Post Mon Jan 20, 2014 3:20 pm

I had a load of A6 jotter pads printed and I give them out with a card and leave one in every van I letter. Everytime someone uses a pad and tears off a sheet to pass on they distribute my name (assuming its not going in the bin:)
Alan D
<<

3 Star Contributor

Posts: 246

Joined: Thu Nov 17, 2005 9:02 pm





Post Tue Jan 21, 2014 3:33 pm

Interesting one this.

Like Phil said, if you're not busy then you can be more diligent chasing up quotes - but if you are busy, presumably you're already doing things well enough to not have to spend time on smaller details...unless you're making no money of course.

In my experience most customers know what they want to spend and don't like being upsold to, I know it works sometimes, but not much.

Personally I think you judge each job and customer on an individual basis and use your experience to do what's right. Some are worth throwing extras in, if they spend a lot with you, some not.

I think we would all like to spend more time on these sorts of details but to really make profit you have to have the fundamentals right, get your materials for the right price, get your sale prices right, and get a good level of business through the door. I like the idea of the small details but you have to have time to do it all
<<

User avatar

2 Star Contributor

Posts: 106

Joined: Sat Jul 14, 2012 11:04 pm





Post Wed Oct 08, 2014 9:42 pm

Thanks Phil,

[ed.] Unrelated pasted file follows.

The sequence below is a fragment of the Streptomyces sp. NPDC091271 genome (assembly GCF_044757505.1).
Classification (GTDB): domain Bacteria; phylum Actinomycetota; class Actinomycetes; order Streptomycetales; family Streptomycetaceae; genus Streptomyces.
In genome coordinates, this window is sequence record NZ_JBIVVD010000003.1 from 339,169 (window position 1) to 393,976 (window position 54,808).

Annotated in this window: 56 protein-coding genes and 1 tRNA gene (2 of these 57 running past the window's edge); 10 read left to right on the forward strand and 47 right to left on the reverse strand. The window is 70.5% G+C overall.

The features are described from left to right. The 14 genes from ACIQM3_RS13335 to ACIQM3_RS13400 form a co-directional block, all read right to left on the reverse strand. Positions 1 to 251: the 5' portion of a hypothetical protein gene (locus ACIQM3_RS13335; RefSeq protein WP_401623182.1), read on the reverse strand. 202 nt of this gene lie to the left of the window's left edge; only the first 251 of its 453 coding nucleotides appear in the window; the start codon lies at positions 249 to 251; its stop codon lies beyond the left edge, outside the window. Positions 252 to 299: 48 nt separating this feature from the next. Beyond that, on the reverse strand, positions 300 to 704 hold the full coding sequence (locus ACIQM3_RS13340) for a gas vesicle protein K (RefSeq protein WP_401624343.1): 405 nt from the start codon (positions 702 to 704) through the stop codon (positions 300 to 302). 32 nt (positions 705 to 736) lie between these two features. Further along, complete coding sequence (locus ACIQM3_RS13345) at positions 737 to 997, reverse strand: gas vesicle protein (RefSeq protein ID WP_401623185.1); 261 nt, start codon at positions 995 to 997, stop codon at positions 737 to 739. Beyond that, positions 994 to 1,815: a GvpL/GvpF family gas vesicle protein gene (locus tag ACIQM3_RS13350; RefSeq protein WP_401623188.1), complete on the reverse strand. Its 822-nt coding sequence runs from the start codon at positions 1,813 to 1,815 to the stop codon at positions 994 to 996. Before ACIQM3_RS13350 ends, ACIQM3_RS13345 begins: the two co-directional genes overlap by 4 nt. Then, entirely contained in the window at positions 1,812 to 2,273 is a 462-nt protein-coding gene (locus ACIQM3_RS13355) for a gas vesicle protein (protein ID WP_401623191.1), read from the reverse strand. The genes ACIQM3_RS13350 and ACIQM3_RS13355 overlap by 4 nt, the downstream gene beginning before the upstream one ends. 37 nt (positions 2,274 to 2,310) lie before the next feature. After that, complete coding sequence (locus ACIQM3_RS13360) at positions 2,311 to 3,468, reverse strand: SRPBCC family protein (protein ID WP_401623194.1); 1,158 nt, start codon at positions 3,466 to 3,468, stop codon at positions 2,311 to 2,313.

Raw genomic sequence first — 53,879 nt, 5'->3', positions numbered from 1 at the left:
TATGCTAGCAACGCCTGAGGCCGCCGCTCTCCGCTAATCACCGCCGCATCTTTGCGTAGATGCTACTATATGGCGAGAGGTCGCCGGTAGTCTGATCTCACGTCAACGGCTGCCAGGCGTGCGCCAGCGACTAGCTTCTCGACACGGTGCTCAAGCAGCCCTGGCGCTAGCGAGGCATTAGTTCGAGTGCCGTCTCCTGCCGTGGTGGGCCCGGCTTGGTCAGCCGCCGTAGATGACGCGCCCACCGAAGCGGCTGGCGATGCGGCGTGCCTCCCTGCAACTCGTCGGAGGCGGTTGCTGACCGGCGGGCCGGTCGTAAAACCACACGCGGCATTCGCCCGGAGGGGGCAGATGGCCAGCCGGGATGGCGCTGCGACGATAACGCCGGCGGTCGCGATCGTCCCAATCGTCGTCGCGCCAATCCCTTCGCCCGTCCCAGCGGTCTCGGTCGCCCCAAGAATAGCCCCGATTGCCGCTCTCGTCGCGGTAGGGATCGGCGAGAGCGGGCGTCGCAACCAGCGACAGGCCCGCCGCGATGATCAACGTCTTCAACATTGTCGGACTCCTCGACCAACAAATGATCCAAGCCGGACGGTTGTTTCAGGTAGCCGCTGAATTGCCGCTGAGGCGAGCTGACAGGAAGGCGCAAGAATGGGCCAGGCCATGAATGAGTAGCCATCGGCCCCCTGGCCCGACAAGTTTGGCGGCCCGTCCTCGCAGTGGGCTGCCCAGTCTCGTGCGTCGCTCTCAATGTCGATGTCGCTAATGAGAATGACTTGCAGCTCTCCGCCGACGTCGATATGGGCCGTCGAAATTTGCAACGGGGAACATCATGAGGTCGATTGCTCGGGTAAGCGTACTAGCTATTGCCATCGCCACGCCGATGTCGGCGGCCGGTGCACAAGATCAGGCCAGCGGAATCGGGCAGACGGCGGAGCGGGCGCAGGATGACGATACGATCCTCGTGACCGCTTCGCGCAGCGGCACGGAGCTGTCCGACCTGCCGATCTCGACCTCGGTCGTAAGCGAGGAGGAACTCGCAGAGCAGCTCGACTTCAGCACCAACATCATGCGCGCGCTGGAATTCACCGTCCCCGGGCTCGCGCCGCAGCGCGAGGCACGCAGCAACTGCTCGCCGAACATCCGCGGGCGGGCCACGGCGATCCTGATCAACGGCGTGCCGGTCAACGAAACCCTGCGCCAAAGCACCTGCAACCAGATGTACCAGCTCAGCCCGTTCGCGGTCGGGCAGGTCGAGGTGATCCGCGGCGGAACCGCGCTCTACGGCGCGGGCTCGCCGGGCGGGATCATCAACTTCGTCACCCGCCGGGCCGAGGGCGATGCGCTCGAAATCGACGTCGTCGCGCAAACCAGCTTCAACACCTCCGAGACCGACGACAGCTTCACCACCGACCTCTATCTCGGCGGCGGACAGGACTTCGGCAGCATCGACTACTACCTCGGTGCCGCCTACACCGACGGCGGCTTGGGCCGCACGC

To add to your second point about following up quotes I've started using an app called "sidekick". It lets you know when a email has been opened and reopened so you can always be sure the recipient of the quote has got it and has read it. You can then strike while the the fire is hot as it were.

Greg
<<

User avatar

1 Star Contributor

Posts: 70

Joined: Tue Nov 01, 2011 2:25 pm





Post Thu Oct 09, 2014 8:06 am

Very interesting read, one of the main things I always try & do is ask for referrals, just at that point were you have finished the job & all is looking great, most people that we all do work for have contacts that use our products/services & who better to recommend you than a happy customer
<<

User avatar

4 Star Contributor

Posts: 474

Joined: Tue Apr 11, 2006 2:50 pm





Post Thu Oct 09, 2014 3:39 pm

Hey Phill,

All that makes sense to me, but did make me stop and think "do we do that?!" I'd be interested to read the whole article.

You've got me thinking now! haha :D

Return to General Sign Topics



Who is online

Registered users:
No registered users

 

About
Contact
Board Rules
Membership
Terms & Conditions

 

Signapp - iPhone & iPad
Signapp - Android
Vehicle Wrap Training
Vinyl Application Training
Vehicle Wrap Accreditation
UK Sign Group
Site Membership
Advertising
Videos
ISA-UK

 

 

Who is Online

In total there are 52 users online ::
2 registered, 0 hidden and 50 guests
[based on past 5 minutes]

Most users ever online was
370 on Tue Aug 28, 2018 5:02 pm

Registered users:
No registered users

Copyright © 2000 - 2019 Robert Lambie